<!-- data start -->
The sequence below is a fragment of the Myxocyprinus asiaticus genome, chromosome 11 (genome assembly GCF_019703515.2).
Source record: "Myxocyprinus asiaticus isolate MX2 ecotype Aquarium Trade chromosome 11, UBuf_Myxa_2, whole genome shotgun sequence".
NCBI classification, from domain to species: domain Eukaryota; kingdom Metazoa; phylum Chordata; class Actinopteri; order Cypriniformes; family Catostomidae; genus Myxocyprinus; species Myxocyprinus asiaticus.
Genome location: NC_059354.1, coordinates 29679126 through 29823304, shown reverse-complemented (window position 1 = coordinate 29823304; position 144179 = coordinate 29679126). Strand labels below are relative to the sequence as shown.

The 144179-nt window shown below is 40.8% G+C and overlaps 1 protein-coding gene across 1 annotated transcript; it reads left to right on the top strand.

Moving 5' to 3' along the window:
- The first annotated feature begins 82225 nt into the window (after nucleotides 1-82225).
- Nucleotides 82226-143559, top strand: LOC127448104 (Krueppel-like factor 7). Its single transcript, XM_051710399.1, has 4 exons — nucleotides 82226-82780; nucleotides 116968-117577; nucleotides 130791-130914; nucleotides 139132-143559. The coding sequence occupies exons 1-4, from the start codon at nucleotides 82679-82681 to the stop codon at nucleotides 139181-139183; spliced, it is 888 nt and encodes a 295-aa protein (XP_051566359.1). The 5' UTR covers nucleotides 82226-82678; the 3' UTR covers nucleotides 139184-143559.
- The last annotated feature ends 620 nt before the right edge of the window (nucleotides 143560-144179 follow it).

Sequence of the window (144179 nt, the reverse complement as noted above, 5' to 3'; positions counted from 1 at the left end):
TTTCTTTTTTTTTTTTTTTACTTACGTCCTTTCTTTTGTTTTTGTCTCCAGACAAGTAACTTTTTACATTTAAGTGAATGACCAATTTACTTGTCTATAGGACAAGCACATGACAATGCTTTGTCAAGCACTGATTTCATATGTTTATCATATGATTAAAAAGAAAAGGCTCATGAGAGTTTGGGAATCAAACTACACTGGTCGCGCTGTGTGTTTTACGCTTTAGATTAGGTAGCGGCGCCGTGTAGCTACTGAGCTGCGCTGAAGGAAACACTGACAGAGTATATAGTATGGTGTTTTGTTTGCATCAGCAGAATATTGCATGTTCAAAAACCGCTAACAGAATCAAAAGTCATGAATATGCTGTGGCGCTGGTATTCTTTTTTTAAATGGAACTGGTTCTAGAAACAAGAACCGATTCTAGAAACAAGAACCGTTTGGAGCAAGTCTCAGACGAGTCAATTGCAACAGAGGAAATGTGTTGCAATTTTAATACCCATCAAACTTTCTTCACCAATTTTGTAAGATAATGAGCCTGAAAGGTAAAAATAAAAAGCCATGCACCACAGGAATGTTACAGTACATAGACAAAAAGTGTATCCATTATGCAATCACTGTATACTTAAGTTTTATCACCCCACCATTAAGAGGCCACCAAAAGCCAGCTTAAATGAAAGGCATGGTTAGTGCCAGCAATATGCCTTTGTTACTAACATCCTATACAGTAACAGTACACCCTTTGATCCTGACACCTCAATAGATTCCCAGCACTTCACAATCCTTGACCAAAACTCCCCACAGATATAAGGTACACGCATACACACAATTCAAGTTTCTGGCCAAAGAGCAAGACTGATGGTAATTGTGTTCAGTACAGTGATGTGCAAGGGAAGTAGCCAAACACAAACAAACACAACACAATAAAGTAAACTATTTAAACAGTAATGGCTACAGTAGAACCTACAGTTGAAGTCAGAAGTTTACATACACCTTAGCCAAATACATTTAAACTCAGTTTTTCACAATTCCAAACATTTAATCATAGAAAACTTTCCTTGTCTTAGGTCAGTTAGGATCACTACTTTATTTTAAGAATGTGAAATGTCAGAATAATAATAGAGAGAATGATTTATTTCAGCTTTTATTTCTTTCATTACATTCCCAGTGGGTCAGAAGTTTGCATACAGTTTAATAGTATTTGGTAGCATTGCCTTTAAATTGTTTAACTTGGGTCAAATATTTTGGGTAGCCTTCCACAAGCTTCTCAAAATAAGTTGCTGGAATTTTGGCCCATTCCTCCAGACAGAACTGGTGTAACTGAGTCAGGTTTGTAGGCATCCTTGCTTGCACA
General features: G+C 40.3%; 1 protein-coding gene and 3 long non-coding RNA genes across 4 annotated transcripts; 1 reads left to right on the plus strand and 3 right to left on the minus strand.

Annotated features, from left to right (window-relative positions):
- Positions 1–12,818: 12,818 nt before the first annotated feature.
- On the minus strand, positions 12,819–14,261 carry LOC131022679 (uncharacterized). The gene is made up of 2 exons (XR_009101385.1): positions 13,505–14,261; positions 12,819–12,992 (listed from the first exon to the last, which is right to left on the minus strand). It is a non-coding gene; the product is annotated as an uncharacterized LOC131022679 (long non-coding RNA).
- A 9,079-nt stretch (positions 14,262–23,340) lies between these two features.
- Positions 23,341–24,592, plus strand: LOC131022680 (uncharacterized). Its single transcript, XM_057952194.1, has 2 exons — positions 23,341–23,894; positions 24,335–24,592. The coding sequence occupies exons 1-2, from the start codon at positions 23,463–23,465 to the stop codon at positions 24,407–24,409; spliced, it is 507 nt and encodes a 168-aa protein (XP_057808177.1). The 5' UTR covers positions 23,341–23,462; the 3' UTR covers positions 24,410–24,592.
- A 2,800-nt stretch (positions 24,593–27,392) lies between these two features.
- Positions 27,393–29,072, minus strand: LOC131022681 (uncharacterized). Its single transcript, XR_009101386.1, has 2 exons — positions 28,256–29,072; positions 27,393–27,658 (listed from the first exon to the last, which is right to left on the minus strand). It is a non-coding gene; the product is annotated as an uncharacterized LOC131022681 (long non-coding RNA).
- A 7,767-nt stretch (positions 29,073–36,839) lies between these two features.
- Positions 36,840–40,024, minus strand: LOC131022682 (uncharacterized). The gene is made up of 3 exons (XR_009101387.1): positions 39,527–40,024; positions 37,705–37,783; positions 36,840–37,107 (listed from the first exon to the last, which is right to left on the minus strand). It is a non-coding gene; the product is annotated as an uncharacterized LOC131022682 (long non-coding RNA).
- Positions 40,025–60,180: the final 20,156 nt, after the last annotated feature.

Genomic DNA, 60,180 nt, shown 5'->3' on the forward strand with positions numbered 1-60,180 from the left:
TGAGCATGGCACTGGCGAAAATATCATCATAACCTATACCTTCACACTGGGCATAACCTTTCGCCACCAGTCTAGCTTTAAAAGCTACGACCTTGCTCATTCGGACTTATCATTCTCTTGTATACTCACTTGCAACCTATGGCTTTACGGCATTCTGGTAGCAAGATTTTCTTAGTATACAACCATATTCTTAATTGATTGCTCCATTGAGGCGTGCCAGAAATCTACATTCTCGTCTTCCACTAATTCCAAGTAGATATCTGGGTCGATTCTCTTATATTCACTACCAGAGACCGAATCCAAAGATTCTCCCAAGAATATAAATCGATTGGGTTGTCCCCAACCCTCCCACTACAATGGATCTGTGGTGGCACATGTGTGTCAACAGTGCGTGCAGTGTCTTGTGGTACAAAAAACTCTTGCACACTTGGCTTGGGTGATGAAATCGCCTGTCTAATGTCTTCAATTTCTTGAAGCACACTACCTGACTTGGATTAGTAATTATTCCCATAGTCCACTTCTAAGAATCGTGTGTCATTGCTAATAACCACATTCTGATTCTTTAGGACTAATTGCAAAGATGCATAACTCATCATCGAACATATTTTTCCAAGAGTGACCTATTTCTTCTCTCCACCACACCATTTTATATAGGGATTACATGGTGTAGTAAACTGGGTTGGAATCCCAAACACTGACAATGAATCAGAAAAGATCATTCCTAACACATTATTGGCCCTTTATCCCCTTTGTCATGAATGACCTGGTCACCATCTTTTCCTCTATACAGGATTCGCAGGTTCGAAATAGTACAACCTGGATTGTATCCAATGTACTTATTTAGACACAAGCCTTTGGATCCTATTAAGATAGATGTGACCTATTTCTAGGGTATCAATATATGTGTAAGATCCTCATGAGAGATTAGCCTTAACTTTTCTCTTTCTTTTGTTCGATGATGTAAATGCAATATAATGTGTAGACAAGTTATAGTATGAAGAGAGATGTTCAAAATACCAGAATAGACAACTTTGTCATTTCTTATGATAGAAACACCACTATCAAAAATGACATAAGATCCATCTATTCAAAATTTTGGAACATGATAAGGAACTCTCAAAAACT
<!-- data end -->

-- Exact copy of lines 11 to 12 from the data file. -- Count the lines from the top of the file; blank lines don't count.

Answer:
TTTCTTTTTTTTTTTTTTTACTTACGTCCTTTCTTTTGTTTTTGTCTCCAGACAAGTAACTTTTTACATTTAAGTGAATGACCAATTTACTTGTCTATAGGACAAGCACATGACAATGCTTTGTCAAGCACTGATTTCATATGTTTATCATATGATTAAAAAGAAAAGGCTCATGAGAGTTTGGGAATCAAACTACACTGGTCGCGCTGTGTGTTTTACGCTTTAGATTAGGTAGCGGCGCCGTGTAGCTACTGAGCTGCGCTGAAGGAAACACTGACAGAGTATATAGTATGGTGTTTTGTTTGCATCAGCAGAATATTGCATGTTCAAAAACCGCTAACAGAATCAAAAGTCATGAATATGCTGTGGCGCTGGTATTCTTTTTTTAAATGGAACTGGTTCTAGAAACAAGAACCGATTCTAGAAACAAGAACCGTTTGGAGCAAGTCTCAGACGAGTCAATTGCAACAGAGGAAATGTGTTGCAATTTTAATACCCATCAAACTTTCTTCACCAATTTTGTAAGATAATGAGCCTGAAAGGTAAAAATAAAAAGCCATGCACCACAGGAATGTTACAGTACATAGACAAAAAGTGTATCCATTATGCAATCACTGTATACTTAAGTTTTATCACCCCACCATTAAGAGGCCACCAAAAGCCAGCTTAAATGAAAGGCATGGTTAGTGCCAGCAATATGCCTTTGTTACTAACATCCTATACAGTAACAGTACACCCTTTGATCCTGACACCTCAATAGATTCCCAGCACTTCACAATCCTTGACCAAAACTCCCCACAGATATAAGGTACACGCATACACACAATTCAAGTTTCTGGCCAAAGAGCAAGACTGATGGTAATTGTGTTCAGTACAGTGATGTGCAAGGGAAGTAGCCAAACACAAACAAACACAACACAATAAAGTAAACTATTTAAACAGTAATGGCTACAGTAGAACCTACAGTTGAAGTCAGAAGTTTACATACACCTTAGCCAAATACATTTAAACTCAGTTTTTCACAATTCCAAACATTTAATCATAGAAAACTTTCCTTGTCTTAGGTCAGTTAGGATCACTACTTTATTTTAAGAATGTGAAATGTCAGAATAATAATAGAGAGAATGATTTATTTCAGCTTTTATTTCTTTCATTACATTCCCAGTGGGTCAGAAGTTTGCATACAGTTTAATAGTATTTGGTAGCATTGCCTTTAAATTGTTTAACTTGGGTCAAATATTTTGGGTAGCCTTCCACAAGCTTCTCAAAATAAGTTGCTGGAATTTTGGCCCATTCCTCCAGACAGAACTGGTGTAACTGAGTCAGGTTTGTAGGCATCCTTGCTTGCACA
General features: G+C 40.3%; 1 protein-coding gene and 3 long non-coding RNA genes across 4 annotated transcripts; 1 reads left to right on the plus strand and 3 right to left on the minus strand.